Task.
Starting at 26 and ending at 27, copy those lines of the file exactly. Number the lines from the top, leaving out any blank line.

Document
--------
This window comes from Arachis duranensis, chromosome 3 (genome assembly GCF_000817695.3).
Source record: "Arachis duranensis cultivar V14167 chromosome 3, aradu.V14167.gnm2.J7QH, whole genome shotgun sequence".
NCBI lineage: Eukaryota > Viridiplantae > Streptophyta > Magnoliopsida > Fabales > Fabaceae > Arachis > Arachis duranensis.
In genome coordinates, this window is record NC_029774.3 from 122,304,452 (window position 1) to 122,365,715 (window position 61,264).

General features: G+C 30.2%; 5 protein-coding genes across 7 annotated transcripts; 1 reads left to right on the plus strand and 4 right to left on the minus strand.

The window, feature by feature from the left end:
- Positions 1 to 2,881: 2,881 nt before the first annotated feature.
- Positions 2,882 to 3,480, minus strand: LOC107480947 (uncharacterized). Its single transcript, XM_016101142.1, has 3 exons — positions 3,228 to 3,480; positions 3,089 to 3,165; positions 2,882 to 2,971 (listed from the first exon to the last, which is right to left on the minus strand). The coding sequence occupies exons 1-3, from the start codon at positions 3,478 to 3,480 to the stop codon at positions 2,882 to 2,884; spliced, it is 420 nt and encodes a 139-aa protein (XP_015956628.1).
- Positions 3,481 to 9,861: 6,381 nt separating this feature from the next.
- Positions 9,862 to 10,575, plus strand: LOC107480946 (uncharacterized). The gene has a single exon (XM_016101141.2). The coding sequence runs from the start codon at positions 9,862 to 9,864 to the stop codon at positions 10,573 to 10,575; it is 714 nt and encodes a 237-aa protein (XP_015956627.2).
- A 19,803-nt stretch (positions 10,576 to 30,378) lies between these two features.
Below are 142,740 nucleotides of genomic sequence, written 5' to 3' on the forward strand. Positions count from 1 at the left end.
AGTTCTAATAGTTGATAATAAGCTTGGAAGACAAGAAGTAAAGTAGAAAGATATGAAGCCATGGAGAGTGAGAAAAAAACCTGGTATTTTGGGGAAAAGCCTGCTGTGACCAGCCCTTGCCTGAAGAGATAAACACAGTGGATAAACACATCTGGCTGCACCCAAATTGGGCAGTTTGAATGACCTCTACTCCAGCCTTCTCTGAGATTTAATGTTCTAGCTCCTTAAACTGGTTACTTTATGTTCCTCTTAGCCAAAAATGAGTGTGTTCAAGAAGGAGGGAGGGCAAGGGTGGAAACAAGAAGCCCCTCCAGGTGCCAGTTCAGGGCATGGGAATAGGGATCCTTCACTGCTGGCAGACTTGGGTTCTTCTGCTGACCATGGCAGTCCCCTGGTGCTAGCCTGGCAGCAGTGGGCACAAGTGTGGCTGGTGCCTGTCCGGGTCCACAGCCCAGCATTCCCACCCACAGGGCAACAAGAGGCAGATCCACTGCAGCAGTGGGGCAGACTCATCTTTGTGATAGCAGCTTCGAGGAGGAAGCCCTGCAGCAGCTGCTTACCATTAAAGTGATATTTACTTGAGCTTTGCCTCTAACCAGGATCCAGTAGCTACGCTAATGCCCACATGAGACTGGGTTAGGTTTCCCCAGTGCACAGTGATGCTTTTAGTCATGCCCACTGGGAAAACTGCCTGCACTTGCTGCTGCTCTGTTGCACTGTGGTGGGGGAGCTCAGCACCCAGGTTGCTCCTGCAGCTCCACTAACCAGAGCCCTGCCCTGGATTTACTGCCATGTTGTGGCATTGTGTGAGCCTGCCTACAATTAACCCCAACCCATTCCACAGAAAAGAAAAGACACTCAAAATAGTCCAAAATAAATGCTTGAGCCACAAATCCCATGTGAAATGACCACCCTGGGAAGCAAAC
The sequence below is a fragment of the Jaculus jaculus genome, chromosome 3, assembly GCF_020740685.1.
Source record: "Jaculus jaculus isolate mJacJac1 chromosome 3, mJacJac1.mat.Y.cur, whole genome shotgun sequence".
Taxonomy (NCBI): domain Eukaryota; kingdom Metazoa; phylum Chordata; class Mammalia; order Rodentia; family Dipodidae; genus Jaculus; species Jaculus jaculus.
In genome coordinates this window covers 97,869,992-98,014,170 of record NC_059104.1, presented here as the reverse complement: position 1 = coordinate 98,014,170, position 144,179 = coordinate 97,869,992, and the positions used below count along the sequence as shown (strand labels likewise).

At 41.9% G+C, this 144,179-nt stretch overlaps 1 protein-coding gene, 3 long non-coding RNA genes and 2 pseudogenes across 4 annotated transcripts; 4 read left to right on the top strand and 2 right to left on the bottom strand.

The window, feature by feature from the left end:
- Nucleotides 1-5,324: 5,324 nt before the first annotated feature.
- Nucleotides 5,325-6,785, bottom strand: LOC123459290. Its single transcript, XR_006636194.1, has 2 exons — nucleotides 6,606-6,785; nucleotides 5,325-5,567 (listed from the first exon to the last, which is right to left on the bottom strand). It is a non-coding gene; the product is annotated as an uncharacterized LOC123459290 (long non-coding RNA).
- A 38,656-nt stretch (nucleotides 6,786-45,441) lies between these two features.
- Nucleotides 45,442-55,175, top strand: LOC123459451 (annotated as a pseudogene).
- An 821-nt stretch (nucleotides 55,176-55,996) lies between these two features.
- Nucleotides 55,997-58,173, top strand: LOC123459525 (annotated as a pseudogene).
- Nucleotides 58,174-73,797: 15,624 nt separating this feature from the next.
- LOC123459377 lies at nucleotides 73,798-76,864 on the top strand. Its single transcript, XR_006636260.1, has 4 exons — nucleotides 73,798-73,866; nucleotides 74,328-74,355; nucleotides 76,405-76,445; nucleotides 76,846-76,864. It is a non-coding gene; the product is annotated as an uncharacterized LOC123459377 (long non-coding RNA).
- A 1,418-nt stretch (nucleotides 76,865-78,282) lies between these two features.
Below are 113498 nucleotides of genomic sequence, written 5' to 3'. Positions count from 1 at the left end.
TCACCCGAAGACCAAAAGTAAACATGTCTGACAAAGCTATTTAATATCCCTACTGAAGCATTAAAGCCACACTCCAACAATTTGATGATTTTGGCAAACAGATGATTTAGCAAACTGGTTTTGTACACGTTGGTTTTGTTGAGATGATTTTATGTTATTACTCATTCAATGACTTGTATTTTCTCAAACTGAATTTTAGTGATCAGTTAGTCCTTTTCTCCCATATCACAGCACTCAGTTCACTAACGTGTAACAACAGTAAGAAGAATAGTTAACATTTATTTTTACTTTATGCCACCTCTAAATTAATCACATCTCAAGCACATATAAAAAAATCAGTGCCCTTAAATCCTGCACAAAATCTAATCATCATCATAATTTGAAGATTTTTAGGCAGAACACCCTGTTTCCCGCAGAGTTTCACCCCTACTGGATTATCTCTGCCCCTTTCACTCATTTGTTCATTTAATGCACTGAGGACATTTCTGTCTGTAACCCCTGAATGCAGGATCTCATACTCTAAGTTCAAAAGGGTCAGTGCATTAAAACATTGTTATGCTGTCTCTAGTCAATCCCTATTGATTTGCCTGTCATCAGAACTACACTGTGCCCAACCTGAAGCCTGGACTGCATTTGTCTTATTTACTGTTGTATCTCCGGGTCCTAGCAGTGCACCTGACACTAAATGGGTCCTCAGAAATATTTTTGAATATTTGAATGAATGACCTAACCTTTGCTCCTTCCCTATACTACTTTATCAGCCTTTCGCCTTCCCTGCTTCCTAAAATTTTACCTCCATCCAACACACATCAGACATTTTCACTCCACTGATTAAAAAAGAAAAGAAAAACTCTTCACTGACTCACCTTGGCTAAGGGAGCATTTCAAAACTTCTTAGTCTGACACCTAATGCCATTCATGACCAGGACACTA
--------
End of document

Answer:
- Nucleotides 58,174-73,797: 15,624 nt separating this feature from the next.
- LOC123459377 lies at nucleotides 73,798-76,864 on the top strand. Its single transcript, XR_006636260.1, has 4 exons — nucleotides 73,798-73,866; nucleotides 74,328-74,355; nucleotides 76,405-76,445; nucleotides 76,846-76,864. It is a non-coding gene; the product is annotated as an uncharacterized LOC123459377 (long non-coding RNA).